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What is co-production, why would we do it and how can we implement it?

Melika Powell is a Research and Development Officer for Research in Practice for Adults. She writes about what co-production is, when participation becomes co-production, and working with carers:

“Involving people in the design, delivery and ongoing development of services is important on an ethical and emotional level, as it can support those involved to develop their skills and promote their wellbeing. In addition it can improve services and has also been shown to contribute towards efficiencies in public services (Involve, 2015).

Not only can co-production lead to improvements in services, it can be incredibly rewarding on a personal level. Involving people with lived experience never fails to deepen my understanding of how life is for a range of people in different circumstances and provides me with a perspective that I would not otherwise gain on my own. The knowledge gained through co-production with people with lived experience helps to shine a light on what is important to them and the wider group they identify with, and in turn provides opportunities to work with them to generate ideas and develop strategies that will go some way to overcoming the identified challenges. Without engaging with people with lived experience, I know the usefulness and the quality of the work I do would suffer.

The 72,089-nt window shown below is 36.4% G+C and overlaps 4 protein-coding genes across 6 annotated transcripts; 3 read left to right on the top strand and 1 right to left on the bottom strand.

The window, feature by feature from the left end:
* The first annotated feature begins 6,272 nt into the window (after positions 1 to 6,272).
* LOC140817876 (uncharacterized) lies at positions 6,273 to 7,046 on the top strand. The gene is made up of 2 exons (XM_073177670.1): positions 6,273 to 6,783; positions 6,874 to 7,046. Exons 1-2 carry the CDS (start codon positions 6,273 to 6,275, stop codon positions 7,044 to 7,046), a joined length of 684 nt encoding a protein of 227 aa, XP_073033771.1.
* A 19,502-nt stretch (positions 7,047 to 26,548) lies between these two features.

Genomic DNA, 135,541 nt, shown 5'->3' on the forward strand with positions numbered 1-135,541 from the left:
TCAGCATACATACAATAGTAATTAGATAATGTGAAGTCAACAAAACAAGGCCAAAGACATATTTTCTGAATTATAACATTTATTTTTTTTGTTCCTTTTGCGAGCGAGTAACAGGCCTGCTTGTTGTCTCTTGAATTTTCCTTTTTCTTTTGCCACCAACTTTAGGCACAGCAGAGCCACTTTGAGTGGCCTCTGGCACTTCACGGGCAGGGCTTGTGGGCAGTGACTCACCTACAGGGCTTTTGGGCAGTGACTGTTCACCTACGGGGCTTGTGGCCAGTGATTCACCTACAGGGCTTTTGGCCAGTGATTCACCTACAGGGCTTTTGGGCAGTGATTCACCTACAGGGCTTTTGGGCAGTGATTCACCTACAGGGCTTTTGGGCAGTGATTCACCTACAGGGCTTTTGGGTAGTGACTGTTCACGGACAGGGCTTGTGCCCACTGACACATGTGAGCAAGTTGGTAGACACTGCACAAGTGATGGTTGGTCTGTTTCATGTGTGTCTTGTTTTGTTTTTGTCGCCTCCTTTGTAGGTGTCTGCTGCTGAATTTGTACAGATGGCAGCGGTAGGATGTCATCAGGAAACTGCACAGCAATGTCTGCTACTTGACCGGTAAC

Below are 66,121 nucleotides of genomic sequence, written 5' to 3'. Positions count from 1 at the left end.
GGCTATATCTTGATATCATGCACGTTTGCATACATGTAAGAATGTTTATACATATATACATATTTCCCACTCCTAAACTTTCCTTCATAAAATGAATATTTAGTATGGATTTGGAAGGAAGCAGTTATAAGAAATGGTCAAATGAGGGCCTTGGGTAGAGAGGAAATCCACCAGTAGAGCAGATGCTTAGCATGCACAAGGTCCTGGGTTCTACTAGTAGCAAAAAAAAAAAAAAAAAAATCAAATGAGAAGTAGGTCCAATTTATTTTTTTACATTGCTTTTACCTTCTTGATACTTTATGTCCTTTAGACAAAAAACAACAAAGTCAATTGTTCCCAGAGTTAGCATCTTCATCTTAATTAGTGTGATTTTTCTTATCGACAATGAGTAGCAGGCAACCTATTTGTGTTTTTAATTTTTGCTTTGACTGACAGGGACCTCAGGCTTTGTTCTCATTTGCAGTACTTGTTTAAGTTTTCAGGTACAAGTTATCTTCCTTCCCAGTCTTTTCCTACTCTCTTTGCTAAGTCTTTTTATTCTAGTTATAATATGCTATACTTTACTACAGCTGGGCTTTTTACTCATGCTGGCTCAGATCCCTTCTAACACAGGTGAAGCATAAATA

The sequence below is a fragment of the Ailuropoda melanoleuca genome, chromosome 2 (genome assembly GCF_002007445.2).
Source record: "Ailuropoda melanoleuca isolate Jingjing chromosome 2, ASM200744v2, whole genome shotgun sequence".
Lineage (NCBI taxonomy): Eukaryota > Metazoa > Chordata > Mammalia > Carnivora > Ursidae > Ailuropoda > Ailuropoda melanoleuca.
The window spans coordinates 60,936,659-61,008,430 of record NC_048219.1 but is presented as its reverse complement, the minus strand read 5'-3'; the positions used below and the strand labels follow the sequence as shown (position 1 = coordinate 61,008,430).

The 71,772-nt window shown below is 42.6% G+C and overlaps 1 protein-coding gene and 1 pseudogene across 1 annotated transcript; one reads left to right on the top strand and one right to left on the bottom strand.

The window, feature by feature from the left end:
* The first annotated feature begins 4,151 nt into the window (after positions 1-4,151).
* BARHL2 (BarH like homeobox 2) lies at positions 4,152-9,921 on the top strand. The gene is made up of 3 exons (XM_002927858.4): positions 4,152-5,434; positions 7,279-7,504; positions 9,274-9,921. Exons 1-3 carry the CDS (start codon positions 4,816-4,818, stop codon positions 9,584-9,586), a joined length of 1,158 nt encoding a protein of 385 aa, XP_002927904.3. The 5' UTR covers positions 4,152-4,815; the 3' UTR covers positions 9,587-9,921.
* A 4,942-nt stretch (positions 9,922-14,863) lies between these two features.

In my early career working with people with learning disabilities, I was fortunate enough to work with a group of colleagues who genuinely believed in a rights based approach to supporting people – an approach that really underpins co-production. During this time I worked closely with the people we supported and through multimedia advocacy facilitated them to voice their aspirations, develop the support they received and be involved in their annual reviews and in wider decision making processes. In my experience, this approach led to a better quality of life for the people I supported and in turn positively impacted on their wellbeing. It also enabled me to develop positive relationships with them and in some cases reduced their levels of anxiety which in turn reduced instances of challenging behaviour.”


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